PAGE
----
How to make paprika at home with grocery store peppers - or homegrown depending on how hardcore you are. You just dry them, grind them and store them. How to make cayenne pepper and chili flakes too.
Paprika is a bit of a curiosity. True paprika powder is made with a paprika pepper - an 8" or so red pepper bred specifically for making paprika out of. Ask a Hungarian, they'll tell you all about it.
But you can also make it with a regular red bell pepper if you aren't too neurotic about genuine Hungarian authenticity. Even spice companies are a little loosey goosey with the term Paprika.
It sometimes refers to the actual Paprika plant and sometimes to any ground red pepper.
If you've ever bought a pepper plant labelled as Paprika pepper (which I have) you're probably going to get a pepper that looks like the one below. A true paprika pepper.
But paprika's also made out of Alma peppers, hot chili peppers, poblano peppers, sweet red peppers and tomato peppers.
In fact technically any red pepper can be used to make paprika. Sweet peppers create the most common grocery store sweet paprika, paprika peppers the most authentic.
Table of Contents
How to make paprika from scratch
Dried red peppers - sweet and/or hot
Spice or Coffee grinder
Mask and gloves if working with hot peppers
For grinding hot peppers wear gloves and a face mask so you don't accidentally burn your fingers or throat.
You can grind your spices just before using them if you want them super-fresh, or grind a moderate amount that you know you'll use up in a couple of months.
STEP 1 - If you're using whole dried peppers cut or break them into smaller pieces.
STEP 2 - Put the dried hot or sweet pepper pieces into a spice grinder. This $24 wood grain grinder is much nicer than mine plus it gets good reviews.
STEP 3 - Grind the peppers until you have the consistency you want. For hot pepper flakes pulse grind until you have flakes. For Paprika powder or cayenne pepper grind until you have a powder.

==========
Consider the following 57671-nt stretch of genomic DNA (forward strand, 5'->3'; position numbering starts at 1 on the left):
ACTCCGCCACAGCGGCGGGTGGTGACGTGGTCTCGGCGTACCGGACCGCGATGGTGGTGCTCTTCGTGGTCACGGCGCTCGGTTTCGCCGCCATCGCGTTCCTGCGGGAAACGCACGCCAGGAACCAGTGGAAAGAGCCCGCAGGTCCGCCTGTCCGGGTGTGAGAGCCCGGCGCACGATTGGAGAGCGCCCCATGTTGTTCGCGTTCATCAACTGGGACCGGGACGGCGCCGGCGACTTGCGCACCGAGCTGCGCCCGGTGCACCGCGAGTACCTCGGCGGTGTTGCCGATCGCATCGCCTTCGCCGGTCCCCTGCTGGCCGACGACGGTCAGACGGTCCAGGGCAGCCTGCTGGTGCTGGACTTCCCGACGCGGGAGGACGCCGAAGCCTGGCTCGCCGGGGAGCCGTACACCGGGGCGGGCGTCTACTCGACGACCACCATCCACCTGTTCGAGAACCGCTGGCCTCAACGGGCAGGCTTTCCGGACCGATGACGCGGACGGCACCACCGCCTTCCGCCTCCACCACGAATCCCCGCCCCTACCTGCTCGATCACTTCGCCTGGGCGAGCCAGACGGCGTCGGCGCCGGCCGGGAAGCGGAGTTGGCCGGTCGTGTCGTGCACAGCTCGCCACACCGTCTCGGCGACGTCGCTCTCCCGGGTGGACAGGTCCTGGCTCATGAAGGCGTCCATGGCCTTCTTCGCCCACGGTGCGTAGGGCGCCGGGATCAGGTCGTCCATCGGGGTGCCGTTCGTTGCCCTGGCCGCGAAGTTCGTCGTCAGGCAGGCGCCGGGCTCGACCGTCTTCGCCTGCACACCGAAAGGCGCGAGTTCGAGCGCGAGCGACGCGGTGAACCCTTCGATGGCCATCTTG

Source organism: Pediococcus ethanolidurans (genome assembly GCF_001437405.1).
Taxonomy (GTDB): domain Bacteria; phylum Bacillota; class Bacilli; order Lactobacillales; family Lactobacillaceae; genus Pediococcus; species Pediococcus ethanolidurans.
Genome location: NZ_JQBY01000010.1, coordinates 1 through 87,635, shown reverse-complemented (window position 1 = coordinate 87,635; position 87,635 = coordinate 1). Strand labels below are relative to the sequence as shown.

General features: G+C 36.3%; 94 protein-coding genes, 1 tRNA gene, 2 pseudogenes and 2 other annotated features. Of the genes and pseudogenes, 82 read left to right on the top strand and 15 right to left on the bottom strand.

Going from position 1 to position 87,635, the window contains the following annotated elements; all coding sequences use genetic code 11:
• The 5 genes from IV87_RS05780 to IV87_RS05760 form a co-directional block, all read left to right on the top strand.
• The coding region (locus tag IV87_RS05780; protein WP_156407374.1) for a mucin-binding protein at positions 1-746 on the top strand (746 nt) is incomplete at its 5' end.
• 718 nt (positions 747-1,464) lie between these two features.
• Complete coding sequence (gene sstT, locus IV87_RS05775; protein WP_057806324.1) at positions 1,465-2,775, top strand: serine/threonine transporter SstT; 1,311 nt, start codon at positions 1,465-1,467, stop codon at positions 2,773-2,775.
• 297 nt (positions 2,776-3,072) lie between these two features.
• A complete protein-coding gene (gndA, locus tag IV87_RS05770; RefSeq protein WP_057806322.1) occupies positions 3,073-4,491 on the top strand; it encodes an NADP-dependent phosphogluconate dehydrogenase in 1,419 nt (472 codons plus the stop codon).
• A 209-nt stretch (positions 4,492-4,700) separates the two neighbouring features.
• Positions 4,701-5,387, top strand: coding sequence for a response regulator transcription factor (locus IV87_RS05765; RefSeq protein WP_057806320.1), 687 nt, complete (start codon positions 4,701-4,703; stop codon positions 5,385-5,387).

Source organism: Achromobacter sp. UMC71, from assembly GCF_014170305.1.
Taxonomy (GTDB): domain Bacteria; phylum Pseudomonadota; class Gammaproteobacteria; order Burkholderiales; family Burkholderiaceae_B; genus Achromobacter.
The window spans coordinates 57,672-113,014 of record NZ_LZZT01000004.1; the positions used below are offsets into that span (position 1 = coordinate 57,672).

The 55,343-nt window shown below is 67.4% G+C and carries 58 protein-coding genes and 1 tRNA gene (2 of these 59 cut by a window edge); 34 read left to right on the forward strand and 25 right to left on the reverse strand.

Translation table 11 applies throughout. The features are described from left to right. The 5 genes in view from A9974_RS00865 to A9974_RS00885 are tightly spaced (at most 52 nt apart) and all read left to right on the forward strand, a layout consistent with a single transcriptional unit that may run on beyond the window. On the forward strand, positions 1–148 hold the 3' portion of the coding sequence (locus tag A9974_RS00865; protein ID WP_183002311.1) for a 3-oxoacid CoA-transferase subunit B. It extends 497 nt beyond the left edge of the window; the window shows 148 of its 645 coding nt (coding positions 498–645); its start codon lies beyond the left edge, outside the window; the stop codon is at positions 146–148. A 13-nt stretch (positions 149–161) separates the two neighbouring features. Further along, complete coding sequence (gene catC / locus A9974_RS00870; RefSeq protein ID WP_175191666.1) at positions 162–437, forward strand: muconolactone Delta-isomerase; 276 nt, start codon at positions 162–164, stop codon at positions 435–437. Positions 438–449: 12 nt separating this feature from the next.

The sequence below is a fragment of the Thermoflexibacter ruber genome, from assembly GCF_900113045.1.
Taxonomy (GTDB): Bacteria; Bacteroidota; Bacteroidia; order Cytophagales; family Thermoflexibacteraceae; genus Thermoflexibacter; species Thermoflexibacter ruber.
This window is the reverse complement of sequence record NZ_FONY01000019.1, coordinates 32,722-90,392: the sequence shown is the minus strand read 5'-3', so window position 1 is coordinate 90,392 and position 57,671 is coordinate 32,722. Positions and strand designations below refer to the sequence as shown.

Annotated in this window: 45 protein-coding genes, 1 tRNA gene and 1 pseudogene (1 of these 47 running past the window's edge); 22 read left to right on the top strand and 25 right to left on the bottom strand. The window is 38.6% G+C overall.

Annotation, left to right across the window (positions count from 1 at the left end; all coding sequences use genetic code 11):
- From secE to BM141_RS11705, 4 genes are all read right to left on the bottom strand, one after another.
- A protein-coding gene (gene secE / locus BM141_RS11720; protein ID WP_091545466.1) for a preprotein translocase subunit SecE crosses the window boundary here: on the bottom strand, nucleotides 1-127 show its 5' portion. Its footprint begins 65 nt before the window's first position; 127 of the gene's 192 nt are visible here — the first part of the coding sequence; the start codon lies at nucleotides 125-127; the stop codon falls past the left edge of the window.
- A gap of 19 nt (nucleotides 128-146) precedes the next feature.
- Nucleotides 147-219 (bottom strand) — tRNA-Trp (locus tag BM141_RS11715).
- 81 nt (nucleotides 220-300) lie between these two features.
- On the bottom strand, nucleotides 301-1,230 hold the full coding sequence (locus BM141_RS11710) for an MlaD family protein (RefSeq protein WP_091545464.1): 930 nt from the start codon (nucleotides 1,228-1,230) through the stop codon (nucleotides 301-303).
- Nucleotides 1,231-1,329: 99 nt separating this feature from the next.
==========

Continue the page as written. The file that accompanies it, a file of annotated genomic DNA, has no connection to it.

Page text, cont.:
Same pepper, different grinds. For this grinding I used dried hot peppers and made a jar of hot pepper flakes and then a jar of cayenne pepper.
STEP 4 - Put your newly ground spices in a spice jar or other airtight container.
That's it. That's all there is to making paprika powder. Dry some peppers then grind them up. Pimentón de la Vera
How to Dry Peppers
After harvesting I hang my hot peppers in my kitchen to dry but this takes months.
The fastest way to dry hot or sweet bell peppers is to dehydrate them in an oven or dehydrator.
QUICK REFERENCE ➡
IN A DEHYDRATOR - Dehydrate at 125F/51C for 6-8 hours
IN THE OVEN - Dry at 150-200F/65C - 90C or 1-3 hours
STEP 1 - WASH & DICE
Because of their size and wall thickness bell peppers need to be diced for dehydrating. Thinner walled hot peppers can just be cut in half lengthwise.
Wash the peppers. For SWEET BELL PEPPERS remove the seeds and membrane then dice. For HOT PEPPERS slice them in half, remove the seeds and membrane.
STEP 2 - DRY
Place the pepper pieces on dehydrator trays at 125F (51C) for 6-8 hours. The length of time will depend on the moisture content of the pepper and the size of the pieces. It may take more than 8 hours so keep checking them.
STEP 3 - CHECK FOR MOISTURE
When the time is up and the pepper pieces are crispy let them rest on the counter. After 1 hour the pieces should still be crispy and snap crispy when you break them. If they don't, put them back in the dehydrator.
STEP 4 - CONDITION DRIED PIECES
Conditioning is the step most people don't know about when it comes to dehydrating. Or they omit it because it takes 1 week.